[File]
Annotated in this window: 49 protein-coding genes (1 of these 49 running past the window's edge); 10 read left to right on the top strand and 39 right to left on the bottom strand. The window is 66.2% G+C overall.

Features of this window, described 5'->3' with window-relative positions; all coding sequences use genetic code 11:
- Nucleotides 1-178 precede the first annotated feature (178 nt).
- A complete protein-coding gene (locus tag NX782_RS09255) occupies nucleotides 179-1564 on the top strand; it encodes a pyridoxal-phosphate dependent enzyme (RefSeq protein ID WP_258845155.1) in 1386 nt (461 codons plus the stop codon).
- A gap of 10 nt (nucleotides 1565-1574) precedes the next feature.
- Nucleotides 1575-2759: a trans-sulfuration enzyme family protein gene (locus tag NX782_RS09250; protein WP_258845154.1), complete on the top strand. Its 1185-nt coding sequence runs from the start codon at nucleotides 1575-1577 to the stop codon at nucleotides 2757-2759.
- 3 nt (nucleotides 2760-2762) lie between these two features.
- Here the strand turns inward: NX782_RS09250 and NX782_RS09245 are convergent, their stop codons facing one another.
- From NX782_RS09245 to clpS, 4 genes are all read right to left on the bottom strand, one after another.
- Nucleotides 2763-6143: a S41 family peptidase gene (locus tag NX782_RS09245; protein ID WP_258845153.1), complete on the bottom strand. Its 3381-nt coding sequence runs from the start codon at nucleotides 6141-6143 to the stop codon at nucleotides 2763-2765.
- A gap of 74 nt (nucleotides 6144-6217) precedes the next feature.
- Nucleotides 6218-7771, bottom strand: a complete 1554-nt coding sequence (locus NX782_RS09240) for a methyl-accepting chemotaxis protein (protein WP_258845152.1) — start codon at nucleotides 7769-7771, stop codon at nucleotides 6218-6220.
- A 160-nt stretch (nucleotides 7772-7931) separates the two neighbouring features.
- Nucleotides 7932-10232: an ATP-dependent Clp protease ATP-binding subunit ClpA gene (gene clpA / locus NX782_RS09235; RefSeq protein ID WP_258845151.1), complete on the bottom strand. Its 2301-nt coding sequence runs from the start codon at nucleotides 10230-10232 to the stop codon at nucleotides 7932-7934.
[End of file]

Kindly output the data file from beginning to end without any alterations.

Annotated in this window: 49 protein-coding genes (1 of these 49 running past the window's edge); 10 read left to right on the top strand and 39 right to left on the bottom strand. The window is 66.2% G+C overall.

Features of this window, described 5'->3' with window-relative positions; all coding sequences use genetic code 11:
- Nucleotides 1-178 precede the first annotated feature (178 nt).
- A complete protein-coding gene (locus tag NX782_RS09255) occupies nucleotides 179-1564 on the top strand; it encodes a pyridoxal-phosphate dependent enzyme (RefSeq protein ID WP_258845155.1) in 1386 nt (461 codons plus the stop codon).
- A gap of 10 nt (nucleotides 1565-1574) precedes the next feature.
- Nucleotides 1575-2759: a trans-sulfuration enzyme family protein gene (locus tag NX782_RS09250; protein WP_258845154.1), complete on the top strand. Its 1185-nt coding sequence runs from the start codon at nucleotides 1575-1577 to the stop codon at nucleotides 2757-2759.
- 3 nt (nucleotides 2760-2762) lie between these two features.
- Here the strand turns inward: NX782_RS09250 and NX782_RS09245 are convergent, their stop codons facing one another.
- From NX782_RS09245 to clpS, 4 genes are all read right to left on the bottom strand, one after another.
- Nucleotides 2763-6143: a S41 family peptidase gene (locus tag NX782_RS09245; protein ID WP_258845153.1), complete on the bottom strand. Its 3381-nt coding sequence runs from the start codon at nucleotides 6141-6143 to the stop codon at nucleotides 2763-2765.
- A gap of 74 nt (nucleotides 6144-6217) precedes the next feature.
- Nucleotides 6218-7771, bottom strand: a complete 1554-nt coding sequence (locus NX782_RS09240) for a methyl-accepting chemotaxis protein (protein WP_258845152.1) — start codon at nucleotides 7769-7771, stop codon at nucleotides 6218-6220.
- A 160-nt stretch (nucleotides 7772-7931) separates the two neighbouring features.
- Nucleotides 7932-10232: an ATP-dependent Clp protease ATP-binding subunit ClpA gene (gene clpA / locus NX782_RS09235; RefSeq protein ID WP_258845151.1), complete on the bottom strand. Its 2301-nt coding sequence runs from the start codon at nucleotides 10230-10232 to the stop codon at nucleotides 7932-7934.